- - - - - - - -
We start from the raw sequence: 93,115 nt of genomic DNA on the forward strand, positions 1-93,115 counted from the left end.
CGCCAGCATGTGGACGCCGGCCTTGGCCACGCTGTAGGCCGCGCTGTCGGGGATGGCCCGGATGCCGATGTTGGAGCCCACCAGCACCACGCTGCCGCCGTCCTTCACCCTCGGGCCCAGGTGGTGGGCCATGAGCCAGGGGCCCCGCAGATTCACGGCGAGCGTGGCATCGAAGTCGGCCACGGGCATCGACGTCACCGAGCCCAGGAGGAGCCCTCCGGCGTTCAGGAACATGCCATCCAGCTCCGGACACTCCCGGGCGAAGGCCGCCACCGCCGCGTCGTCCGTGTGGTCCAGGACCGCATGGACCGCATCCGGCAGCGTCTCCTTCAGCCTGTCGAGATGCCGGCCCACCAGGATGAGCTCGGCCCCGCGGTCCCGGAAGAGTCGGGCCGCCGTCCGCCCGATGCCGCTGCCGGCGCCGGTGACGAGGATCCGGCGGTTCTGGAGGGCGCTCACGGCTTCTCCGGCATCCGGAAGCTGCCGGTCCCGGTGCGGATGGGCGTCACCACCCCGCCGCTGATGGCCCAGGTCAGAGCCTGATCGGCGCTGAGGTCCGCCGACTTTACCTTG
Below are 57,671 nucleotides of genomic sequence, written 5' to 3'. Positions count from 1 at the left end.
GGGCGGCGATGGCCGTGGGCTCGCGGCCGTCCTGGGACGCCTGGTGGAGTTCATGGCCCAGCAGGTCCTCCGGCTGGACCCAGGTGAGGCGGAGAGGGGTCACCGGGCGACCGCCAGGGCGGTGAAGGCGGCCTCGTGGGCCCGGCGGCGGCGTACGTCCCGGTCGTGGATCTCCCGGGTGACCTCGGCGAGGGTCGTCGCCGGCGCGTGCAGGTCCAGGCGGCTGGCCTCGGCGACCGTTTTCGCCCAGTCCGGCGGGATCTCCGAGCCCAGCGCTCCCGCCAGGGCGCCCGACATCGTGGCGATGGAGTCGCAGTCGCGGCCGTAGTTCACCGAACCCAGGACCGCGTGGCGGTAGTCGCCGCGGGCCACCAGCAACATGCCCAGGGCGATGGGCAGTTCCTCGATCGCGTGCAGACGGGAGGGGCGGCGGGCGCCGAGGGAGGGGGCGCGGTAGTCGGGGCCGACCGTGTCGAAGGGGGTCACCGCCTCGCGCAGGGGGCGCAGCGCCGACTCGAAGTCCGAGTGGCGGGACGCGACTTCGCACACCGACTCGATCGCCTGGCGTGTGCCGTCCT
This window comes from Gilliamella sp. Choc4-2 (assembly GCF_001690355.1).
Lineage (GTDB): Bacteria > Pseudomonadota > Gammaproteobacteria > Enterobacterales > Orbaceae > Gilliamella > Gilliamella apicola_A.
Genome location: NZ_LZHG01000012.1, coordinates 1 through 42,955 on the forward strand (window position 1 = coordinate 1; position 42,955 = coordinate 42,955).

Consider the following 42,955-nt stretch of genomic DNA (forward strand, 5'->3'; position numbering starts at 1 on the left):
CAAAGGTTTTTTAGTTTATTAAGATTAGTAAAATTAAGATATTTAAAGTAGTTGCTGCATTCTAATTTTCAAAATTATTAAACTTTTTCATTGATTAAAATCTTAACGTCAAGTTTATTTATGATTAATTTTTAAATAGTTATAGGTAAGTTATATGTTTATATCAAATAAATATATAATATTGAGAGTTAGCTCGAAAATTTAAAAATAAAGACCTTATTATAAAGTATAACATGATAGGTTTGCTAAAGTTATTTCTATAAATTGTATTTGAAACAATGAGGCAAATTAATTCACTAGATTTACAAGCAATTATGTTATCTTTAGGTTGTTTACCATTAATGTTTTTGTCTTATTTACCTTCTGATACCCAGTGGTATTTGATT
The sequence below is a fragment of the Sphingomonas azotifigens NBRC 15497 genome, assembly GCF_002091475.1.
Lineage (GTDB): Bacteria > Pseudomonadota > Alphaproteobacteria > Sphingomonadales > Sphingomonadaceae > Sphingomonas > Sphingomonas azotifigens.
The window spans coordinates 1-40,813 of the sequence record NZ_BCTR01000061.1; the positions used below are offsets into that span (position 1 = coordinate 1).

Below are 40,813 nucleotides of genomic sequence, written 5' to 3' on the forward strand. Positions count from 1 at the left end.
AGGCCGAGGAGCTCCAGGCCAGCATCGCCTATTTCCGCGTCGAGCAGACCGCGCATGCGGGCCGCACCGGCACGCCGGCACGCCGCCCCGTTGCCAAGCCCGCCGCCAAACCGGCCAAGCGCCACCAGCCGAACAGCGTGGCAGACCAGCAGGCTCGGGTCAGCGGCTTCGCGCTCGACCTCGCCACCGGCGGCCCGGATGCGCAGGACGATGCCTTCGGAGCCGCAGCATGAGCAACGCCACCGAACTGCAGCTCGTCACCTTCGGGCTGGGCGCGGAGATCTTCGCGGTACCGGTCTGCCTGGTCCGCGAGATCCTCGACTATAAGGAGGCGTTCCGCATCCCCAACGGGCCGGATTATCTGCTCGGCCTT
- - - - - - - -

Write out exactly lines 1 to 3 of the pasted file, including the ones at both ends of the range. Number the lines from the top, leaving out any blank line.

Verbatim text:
We start from the raw sequence: 93,115 nt of genomic DNA on the forward strand, positions 1-93,115 counted from the left end.
CGCCAGCATGTGGACGCCGGCCTTGGCCACGCTGTAGGCCGCGCTGTCGGGGATGGCCCGGATGCCGATGTTGGAGCCCACCAGCACCACGCTGCCGCCGTCCTTCACCCTCGGGCCCAGGTGGTGGGCCATGAGCCAGGGGCCCCGCAGATTCACGGCGAGCGTGGCATCGAAGTCGGCCACGGGCATCGACGTCACCGAGCCCAGGAGGAGCCCTCCGGCGTTCAGGAACATGCCATCCAGCTCCGGACACTCCCGGGCGAAGGCCGCCACCGCCGCGTCGTCCGTGTGGTCCAGGACCGCATGGACCGCATCCGGCAGCGTCTCCTTCAGCCTGTCGAGATGCCGGCCCACCAGGATGAGCTCGGCCCCGCGGTCCCGGAAGAGTCGGGCCGCCGTCCGCCCGATGCCGCTGCCGGCGCCGGTGACGAGGATCCGGCGGTTCTGGAGGGCGCTCACGGCTTCTCCGGCATCCGGAAGCTGCCGGTCCCGGTGCGGATGGGCGTCACCACCCCGCCGCTGATGGCCCAGGTCAGAGCCTGATCGGCGCTGAGGTCCGCCGACTTTACCTTG
Below are 57,671 nucleotides of genomic sequence, written 5' to 3'. Positions count from 1 at the left end.